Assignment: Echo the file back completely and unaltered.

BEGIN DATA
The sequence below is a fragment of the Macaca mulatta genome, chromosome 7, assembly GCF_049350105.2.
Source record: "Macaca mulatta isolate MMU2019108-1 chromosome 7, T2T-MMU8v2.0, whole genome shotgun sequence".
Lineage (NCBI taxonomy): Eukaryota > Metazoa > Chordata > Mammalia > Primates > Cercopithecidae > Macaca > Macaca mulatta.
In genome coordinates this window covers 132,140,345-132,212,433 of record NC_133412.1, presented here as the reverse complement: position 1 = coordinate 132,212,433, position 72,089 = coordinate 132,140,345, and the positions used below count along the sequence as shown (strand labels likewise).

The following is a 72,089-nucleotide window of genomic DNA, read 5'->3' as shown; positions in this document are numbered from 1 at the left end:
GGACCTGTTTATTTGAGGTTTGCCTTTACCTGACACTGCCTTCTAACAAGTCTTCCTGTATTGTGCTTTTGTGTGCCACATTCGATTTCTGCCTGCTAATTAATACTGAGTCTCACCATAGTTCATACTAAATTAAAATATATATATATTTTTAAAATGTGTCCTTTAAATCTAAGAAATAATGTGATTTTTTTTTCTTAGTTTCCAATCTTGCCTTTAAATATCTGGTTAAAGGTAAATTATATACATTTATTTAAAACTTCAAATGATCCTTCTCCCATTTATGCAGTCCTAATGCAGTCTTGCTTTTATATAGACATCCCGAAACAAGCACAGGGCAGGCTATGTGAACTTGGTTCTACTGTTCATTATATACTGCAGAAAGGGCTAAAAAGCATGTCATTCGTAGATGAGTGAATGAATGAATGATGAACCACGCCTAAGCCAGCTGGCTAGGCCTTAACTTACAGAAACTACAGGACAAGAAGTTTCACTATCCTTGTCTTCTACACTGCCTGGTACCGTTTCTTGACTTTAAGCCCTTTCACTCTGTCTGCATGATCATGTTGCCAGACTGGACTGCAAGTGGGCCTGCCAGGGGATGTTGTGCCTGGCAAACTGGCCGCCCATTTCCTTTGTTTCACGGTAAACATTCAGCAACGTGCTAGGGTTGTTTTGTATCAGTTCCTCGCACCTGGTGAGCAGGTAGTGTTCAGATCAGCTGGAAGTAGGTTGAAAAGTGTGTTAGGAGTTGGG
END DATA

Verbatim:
The sequence below is a fragment of the Macaca mulatta genome, chromosome 7, assembly GCF_049350105.2.
Source record: "Macaca mulatta isolate MMU2019108-1 chromosome 7, T2T-MMU8v2.0, whole genome shotgun sequence".
Lineage (NCBI taxonomy): Eukaryota > Metazoa > Chordata > Mammalia > Primates > Cercopithecidae > Macaca > Macaca mulatta.
In genome coordinates this window covers 132,140,345-132,212,433 of record NC_133412.1, presented here as the reverse complement: position 1 = coordinate 132,212,433, position 72,089 = coordinate 132,140,345, and the positions used below count along the sequence as shown (strand labels likewise).

The following is a 72,089-nucleotide window of genomic DNA, read 5'->3' as shown; positions in this document are numbered from 1 at the left end:
GGACCTGTTTATTTGAGGTTTGCCTTTACCTGACACTGCCTTCTAACAAGTCTTCCTGTATTGTGCTTTTGTGTGCCACATTCGATTTCTGCCTGCTAATTAATACTGAGTCTCACCATAGTTCATACTAAATTAAAATATATATATATTTTTAAAATGTGTCCTTTAAATCTAAGAAATAATGTGATTTTTTTTTCTTAGTTTCCAATCTTGCCTTTAAATATCTGGTTAAAGGTAAATTATATACATTTATTTAAAACTTCAAATGATCCTTCTCCCATTTATGCAGTCCTAATGCAGTCTTGCTTTTATATAGACATCCCGAAACAAGCACAGGGCAGGCTATGTGAACTTGGTTCTACTGTTCATTATATACTGCAGAAAGGGCTAAAAAGCATGTCATTCGTAGATGAGTGAATGAATGAATGATGAACCACGCCTAAGCCAGCTGGCTAGGCCTTAACTTACAGAAACTACAGGACAAGAAGTTTCACTATCCTTGTCTTCTACACTGCCTGGTACCGTTTCTTGACTTTAAGCCCTTTCACTCTGTCTGCATGATCATGTTGCCAGACTGGACTGCAAGTGGGCCTGCCAGGGGATGTTGTGCCTGGCAAACTGGCCGCCCATTTCCTTTGTTTCACGGTAAACATTCAGCAACGTGCTAGGGTTGTTTTGTATCAGTTCCTCGCACCTGGTGAGCAGGTAGTGTTCAGATCAGCTGGAAGTAGGTTGAAAAGTGTGTTAGGAGTTGGG